Machine learning can have a big impact on the professional services industry. It can be used to perform and accelerate repetitive tasks and to accurately predict and act on current and future workload and employee needs. Where companies struggle to deploy the right resources to the right projects, machine learning can improve speed, quality and efficiency by continuously learning from previous decisions. This blog will shed a light on how machine learning can be used to improve performance and bottom line results in the professional services industry.
Machine learning in Professional Services: the time is now
The professional services industry has always heavily relied on knowledge and therefore new technologies have not impacted the industry as much as, for example, manufacturing companies. However this changes with machine learning. Repetitive professional services tasks are being automated as machines can process data faster, which results in better performance. As a result, the job mix within professional services companies will change. Repetitive, entry-level tasks will continue to dwindle as they are being taken over by machines. Service businesses worry about a future where the sustainability of their business model is under pressure. However, demand will persist in areas of human work, namely the jobs more subject to human decisions, specific expertise and insight.
Auditing for professional services
We are talking about machine learning when software programs can literally ‘learn’ from the past to make their decisions. These programs can recognize patterns, see trends in existing data and use this to perform actions and make predictions. A prime example in professional services is Auditing. Firms can use machine learning algorithms to process and evaluate all transactions in a given time period to determine irregular or malicious activities. Where this might sound like it removes a lot of work, these algorithms are far from waterproof as of yet. Current results show a lot of exceptions which in turn provides a lot of human work.
Interpret and process unstructured data
Another area in which machine learning is applicable is the combination between natural language processing and cognitive computing. With natural language processing it is possible to interpret and process unstructured data like documents and emails. Cognitive computing can use this newly acquired data to analyze it and act on it. This can be used to analyze customer contracts and perform tax returns. Where in the beginning the actions and decisions will need to be evaluated and corrected by humans, this is gradually decreased due to the machine learning aspect.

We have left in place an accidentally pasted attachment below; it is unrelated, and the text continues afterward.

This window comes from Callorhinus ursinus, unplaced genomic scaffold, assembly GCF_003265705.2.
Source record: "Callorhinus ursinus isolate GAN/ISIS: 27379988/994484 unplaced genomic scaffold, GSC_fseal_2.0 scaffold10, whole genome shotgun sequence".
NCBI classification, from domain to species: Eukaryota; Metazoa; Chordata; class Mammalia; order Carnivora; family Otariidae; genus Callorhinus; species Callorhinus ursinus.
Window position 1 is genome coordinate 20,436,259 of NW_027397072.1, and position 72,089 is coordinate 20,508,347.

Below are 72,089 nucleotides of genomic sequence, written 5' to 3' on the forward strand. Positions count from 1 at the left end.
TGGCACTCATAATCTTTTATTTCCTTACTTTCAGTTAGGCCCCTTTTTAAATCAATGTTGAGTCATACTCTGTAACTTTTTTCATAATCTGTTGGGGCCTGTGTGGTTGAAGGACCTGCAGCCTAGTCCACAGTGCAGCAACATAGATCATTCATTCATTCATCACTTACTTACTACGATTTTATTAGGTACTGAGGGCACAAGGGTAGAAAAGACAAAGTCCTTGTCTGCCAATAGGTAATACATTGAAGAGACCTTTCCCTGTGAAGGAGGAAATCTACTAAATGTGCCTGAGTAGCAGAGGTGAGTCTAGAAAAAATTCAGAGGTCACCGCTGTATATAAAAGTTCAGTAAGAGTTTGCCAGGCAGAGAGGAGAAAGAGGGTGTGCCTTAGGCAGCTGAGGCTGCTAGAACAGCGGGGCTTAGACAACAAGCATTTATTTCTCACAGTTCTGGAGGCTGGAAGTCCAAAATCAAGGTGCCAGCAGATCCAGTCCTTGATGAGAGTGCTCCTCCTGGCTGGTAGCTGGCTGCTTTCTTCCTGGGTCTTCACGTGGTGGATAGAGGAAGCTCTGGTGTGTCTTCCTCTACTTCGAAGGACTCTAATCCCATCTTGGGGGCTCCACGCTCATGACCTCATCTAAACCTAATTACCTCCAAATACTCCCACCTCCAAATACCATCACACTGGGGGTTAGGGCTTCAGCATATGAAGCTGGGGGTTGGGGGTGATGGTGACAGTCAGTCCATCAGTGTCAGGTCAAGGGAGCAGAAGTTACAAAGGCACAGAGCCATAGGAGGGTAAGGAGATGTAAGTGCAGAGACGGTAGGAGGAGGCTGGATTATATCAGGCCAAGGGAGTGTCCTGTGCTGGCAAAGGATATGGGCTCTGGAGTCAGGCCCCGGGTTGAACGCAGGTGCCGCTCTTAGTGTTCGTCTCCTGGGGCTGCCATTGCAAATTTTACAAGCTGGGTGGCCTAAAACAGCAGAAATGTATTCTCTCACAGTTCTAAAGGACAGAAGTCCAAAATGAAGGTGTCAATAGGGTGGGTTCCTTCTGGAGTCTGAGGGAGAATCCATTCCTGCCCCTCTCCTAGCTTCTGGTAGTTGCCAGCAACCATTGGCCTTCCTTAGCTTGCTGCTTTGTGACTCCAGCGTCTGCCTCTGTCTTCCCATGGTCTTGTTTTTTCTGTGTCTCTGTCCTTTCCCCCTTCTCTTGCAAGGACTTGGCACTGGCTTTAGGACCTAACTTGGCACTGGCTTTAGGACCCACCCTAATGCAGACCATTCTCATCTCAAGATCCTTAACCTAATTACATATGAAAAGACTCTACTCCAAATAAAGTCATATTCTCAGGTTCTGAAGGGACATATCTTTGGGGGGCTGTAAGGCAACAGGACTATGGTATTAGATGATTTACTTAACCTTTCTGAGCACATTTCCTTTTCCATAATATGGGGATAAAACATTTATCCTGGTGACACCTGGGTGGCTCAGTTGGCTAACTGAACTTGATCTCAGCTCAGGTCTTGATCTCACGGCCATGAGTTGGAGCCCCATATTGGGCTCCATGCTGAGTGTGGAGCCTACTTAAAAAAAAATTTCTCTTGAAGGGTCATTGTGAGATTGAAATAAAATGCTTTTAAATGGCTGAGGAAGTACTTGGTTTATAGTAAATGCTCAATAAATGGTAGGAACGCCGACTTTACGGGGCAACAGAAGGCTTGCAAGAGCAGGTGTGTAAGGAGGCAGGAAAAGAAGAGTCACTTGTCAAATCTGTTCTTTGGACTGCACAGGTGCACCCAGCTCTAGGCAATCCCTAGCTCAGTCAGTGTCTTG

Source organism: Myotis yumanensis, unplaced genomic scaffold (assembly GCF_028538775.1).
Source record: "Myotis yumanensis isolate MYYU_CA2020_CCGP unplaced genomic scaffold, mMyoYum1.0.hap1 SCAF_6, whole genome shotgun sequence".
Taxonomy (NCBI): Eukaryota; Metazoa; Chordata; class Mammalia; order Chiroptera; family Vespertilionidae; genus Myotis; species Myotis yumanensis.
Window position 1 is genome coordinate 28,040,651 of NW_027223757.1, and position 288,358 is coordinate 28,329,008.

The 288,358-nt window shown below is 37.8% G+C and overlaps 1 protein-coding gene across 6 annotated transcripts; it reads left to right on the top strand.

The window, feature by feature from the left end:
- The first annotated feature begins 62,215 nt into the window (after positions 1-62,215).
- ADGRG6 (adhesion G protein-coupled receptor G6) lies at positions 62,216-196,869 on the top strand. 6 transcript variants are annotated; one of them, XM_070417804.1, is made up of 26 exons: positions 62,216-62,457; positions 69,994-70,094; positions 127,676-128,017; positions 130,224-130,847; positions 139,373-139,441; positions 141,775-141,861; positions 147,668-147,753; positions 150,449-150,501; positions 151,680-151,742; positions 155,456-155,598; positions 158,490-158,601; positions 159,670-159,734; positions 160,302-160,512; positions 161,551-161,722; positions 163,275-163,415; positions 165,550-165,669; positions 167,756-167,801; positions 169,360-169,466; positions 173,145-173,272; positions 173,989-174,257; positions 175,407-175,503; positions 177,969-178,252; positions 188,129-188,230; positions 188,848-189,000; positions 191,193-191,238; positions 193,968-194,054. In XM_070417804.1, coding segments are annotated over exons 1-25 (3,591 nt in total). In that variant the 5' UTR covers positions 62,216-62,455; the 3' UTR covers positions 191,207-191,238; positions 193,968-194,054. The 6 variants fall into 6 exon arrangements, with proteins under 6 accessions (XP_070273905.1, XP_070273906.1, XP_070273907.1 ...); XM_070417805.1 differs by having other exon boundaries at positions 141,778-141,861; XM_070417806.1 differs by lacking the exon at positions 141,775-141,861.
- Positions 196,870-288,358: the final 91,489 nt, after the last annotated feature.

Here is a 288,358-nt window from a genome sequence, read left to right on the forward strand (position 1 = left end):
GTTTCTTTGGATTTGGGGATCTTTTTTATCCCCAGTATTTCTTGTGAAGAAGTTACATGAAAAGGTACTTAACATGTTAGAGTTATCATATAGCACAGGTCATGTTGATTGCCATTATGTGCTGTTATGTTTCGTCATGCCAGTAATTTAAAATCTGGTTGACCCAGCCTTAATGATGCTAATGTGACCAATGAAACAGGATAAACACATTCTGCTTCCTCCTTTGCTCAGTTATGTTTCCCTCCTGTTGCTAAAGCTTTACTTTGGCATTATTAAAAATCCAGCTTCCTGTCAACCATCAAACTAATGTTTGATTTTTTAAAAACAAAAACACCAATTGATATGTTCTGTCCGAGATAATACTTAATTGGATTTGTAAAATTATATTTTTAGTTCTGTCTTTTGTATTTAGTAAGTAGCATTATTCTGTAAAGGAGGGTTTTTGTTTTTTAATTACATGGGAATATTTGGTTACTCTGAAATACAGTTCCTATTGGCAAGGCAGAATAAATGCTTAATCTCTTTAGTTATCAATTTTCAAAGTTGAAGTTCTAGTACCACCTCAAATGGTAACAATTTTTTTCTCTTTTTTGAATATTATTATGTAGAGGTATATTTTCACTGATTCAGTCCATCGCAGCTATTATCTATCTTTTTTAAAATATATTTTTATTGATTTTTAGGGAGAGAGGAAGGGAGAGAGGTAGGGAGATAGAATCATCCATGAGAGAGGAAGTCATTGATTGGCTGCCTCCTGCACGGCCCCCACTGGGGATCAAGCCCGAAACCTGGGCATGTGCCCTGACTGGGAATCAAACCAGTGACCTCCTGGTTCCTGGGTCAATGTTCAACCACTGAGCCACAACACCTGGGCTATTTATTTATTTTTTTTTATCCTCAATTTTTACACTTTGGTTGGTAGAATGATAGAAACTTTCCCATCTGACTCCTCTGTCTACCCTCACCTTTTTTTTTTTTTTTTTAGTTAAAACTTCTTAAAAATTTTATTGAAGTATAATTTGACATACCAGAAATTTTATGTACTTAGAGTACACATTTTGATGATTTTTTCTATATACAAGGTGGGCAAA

A more practical example of machine learning in professional services is the automation of the sending of customer reminders and invoices and interpreting incoming invoices to detect fraudulent ones. These are relevant activities for any professional service company. To elaborate further on the topic of invoice matching, SAP offers their Cash Application which automates the invoice matching processes. Through machine learning the system is able to interpret past matches and clearings to continuously increase the accuracy of invoice matching. Already in 2017, chemical company BASF has achieved a success rate of 94% when it comes to ‘auto-matching’ incoming payments with invoices. Another Machine Learning capability offered by SAP in the same area is a feature in the GR/IR (Goods receipt/Invoice receipt) application. Based on past data the system can predict the next status of the item. This makes it easier to reconcile the GR/IR accounts and to monitor these reconciliations.
Improve performance with machine learning
It might seem that the term machine learning is thrown around as a buzzword, but it is far more than just that. Machine learning is reality and this will only increase in the future. Where machine learning pioneers at the moment consist more of big companies with large budgets, new technologies will be more accessible as time goes by. Are you curious how SAP and SOA People can help improve the operational and financial performance of your professional services organization? Please contact Sylvain Vrolijk (the author of this article) or Jorg Setz via phone number +31 (0)30-6096800 to discuss this topic in further detail.